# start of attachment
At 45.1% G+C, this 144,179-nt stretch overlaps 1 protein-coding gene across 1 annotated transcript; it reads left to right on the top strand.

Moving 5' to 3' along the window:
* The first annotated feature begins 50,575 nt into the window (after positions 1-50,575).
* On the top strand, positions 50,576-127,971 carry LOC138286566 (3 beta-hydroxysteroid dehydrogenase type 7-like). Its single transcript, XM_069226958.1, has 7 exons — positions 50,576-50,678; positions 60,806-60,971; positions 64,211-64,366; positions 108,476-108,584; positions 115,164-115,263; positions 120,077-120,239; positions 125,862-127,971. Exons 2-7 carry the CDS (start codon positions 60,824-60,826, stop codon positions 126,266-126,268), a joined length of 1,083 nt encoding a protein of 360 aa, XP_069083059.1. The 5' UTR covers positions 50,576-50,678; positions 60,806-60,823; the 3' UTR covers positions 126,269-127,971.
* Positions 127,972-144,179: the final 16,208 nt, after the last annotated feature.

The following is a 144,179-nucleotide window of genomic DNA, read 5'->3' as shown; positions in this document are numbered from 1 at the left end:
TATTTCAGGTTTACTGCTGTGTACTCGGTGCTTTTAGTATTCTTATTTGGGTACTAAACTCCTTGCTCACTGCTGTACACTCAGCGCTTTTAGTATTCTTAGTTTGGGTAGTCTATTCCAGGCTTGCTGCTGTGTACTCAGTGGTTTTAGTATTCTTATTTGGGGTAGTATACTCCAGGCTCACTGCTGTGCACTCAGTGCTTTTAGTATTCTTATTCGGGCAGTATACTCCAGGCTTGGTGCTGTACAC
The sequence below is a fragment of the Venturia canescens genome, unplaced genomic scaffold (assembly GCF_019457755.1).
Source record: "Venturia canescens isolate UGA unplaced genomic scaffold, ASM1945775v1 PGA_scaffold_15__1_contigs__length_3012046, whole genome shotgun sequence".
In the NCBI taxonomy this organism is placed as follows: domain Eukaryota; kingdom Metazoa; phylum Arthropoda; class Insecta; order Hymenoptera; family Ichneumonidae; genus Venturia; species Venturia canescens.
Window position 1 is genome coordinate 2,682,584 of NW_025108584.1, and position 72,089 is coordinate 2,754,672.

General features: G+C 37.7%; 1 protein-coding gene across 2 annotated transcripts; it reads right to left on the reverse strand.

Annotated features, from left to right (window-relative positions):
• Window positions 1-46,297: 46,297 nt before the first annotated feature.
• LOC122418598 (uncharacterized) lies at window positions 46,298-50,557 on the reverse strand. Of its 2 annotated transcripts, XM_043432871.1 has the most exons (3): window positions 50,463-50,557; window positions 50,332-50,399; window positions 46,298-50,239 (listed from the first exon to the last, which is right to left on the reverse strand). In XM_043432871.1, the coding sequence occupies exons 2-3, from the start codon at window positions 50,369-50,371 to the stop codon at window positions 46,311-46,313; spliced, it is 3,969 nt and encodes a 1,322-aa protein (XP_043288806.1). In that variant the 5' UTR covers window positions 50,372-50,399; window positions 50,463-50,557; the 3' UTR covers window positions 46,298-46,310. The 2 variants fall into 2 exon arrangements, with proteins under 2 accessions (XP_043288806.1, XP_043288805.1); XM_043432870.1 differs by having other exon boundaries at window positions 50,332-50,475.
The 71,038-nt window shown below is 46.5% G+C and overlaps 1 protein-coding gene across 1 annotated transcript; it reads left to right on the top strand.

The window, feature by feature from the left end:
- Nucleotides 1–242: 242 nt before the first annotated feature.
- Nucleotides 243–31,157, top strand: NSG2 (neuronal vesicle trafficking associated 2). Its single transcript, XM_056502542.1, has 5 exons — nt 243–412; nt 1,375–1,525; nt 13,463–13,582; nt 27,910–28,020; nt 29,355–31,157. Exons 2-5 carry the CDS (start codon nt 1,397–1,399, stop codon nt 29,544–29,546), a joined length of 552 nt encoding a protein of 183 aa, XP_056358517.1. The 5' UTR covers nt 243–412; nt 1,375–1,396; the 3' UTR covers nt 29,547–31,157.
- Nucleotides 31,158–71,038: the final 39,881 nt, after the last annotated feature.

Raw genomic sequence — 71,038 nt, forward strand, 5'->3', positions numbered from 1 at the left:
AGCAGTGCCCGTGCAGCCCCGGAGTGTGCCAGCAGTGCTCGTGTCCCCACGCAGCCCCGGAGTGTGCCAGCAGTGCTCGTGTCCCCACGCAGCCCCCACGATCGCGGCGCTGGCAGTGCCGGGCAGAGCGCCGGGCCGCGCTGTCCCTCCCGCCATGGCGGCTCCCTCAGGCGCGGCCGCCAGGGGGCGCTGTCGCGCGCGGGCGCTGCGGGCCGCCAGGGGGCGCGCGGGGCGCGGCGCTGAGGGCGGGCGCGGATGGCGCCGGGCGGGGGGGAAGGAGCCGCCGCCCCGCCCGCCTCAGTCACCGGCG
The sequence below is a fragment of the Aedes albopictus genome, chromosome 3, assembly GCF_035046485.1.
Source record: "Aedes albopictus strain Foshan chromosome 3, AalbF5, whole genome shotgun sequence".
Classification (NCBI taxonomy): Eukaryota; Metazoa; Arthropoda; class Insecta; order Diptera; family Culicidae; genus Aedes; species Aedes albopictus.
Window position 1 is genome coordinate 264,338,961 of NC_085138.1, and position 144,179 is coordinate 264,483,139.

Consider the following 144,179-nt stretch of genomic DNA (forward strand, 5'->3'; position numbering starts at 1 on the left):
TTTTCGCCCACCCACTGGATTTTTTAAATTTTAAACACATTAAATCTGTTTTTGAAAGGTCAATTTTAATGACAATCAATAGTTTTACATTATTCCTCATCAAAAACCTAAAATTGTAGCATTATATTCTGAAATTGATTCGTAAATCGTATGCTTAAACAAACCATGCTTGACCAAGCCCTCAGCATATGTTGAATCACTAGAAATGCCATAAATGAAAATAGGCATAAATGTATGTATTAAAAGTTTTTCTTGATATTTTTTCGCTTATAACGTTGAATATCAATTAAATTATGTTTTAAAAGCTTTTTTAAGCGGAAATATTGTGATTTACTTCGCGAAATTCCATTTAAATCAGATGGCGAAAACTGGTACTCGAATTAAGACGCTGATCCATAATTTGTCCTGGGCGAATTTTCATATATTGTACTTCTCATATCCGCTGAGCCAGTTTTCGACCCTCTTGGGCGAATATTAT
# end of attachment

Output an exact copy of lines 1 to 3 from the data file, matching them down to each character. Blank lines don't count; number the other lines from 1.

At 45.1% G+C, this 144,179-nt stretch overlaps 1 protein-coding gene across 1 annotated transcript; it reads left to right on the top strand.

Moving 5' to 3' along the window:
* The first annotated feature begins 50,575 nt into the window (after positions 1-50,575).